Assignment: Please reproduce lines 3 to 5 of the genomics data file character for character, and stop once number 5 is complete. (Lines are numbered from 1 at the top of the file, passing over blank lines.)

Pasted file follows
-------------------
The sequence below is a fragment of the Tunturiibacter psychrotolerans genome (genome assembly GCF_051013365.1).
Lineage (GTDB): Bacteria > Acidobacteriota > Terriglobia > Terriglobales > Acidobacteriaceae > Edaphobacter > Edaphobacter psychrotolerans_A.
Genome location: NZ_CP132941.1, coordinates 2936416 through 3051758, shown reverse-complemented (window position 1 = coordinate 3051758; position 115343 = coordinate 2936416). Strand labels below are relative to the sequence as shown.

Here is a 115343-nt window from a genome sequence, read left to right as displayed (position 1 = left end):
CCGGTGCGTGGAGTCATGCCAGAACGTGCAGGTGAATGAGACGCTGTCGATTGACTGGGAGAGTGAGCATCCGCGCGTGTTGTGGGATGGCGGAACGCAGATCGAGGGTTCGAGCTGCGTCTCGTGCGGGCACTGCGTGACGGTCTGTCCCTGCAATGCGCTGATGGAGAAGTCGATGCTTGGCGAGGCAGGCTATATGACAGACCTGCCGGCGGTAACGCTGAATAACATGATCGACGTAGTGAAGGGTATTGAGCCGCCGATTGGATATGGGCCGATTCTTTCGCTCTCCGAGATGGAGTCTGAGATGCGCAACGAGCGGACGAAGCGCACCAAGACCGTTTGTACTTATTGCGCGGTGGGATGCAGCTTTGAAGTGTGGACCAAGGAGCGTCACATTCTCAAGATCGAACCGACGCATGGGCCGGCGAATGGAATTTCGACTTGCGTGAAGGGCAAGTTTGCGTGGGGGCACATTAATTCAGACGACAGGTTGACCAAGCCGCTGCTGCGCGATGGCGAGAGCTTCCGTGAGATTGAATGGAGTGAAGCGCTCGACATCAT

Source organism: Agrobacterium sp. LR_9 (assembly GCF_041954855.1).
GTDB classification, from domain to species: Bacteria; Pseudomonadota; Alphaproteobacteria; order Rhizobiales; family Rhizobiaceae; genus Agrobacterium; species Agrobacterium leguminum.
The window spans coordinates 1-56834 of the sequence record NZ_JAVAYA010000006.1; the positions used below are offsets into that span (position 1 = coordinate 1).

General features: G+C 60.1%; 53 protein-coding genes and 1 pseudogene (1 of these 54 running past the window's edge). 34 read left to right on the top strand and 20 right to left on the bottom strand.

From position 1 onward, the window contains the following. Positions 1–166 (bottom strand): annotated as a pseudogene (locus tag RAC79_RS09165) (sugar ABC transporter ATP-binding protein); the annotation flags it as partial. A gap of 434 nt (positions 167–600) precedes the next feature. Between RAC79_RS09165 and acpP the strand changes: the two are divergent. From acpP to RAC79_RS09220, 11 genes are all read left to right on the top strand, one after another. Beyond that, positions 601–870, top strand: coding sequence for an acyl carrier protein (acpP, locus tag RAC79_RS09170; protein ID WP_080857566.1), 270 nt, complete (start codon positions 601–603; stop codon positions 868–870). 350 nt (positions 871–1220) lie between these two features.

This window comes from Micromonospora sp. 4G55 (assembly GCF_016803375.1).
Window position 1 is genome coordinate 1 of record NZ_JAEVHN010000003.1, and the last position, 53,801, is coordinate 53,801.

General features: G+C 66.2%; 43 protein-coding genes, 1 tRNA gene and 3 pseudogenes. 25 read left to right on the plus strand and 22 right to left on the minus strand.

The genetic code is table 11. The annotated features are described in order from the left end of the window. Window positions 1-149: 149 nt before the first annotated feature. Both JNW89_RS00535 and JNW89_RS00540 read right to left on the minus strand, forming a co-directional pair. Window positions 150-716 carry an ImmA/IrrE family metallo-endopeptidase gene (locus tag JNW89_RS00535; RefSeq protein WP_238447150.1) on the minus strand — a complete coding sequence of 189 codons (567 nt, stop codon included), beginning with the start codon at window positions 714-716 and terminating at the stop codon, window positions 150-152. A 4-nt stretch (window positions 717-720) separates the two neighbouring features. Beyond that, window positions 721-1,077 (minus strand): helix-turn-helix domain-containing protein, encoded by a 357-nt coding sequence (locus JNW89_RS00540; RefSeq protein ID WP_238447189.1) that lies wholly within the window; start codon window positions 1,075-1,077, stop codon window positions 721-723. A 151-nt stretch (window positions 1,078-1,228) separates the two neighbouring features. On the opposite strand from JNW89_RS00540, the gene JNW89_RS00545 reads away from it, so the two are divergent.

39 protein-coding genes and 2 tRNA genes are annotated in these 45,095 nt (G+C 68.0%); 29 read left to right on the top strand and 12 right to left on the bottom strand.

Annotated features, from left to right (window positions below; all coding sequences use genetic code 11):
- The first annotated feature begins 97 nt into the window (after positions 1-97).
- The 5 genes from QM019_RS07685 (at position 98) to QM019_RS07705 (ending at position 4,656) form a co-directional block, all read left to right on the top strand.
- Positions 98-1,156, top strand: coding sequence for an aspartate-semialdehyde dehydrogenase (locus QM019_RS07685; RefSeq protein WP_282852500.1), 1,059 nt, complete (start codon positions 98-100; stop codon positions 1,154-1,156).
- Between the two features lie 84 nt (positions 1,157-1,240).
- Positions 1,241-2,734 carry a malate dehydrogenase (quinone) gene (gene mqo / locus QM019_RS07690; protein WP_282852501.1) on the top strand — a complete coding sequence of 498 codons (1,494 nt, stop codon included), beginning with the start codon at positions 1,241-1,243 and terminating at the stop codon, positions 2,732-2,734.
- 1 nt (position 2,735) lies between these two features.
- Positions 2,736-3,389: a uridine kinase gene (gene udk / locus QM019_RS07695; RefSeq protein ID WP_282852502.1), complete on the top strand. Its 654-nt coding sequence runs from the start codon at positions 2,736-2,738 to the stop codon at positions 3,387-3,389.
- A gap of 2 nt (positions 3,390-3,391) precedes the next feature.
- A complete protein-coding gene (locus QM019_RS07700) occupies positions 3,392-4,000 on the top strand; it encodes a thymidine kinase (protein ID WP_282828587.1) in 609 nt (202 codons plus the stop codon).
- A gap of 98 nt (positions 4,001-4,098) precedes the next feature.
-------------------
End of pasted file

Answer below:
Genome location: NZ_CP132941.1, coordinates 2936416 through 3051758, shown reverse-complemented (window position 1 = coordinate 3051758; position 115343 = coordinate 2936416). Strand labels below are relative to the sequence as shown.

Here is a 115343-nt window from a genome sequence, read left to right as displayed (position 1 = left end):
CCGGTGCGTGGAGTCATGCCAGAACGTGCAGGTGAATGAGACGCTGTCGATTGACTGGGAGAGTGAGCATCCGCGCGTGTTGTGGGATGGCGGAACGCAGATCGAGGGTTCGAGCTGCGTCTCGTGCGGGCACTGCGTGACGGTCTGTCCCTGCAATGCGCTGATGGAGAAGTCGATGCTTGGCGAGGCAGGCTATATGACAGACCTGCCGGCGGTAACGCTGAATAACATGATCGACGTAGTGAAGGGTATTGAGCCGCCGATTGGATATGGGCCGATTCTTTCGCTCTCCGAGATGGAGTCTGAGATGCGCAACGAGCGGACGAAGCGCACCAAGACCGTTTGTACTTATTGCGCGGTGGGATGCAGCTTTGAAGTGTGGACCAAGGAGCGTCACATTCTCAAGATCGAACCGACGCATGGGCCGGCGAATGGAATTTCGACTTGCGTGAAGGGCAAGTTTGCGTGGGGGCACATTAATTCAGACGACAGGTTGACCAAGCCGCTGCTGCGCGATGGCGAGAGCTTCCGTGAGATTGAATGGAGTGAAGCGCTCGACATCAT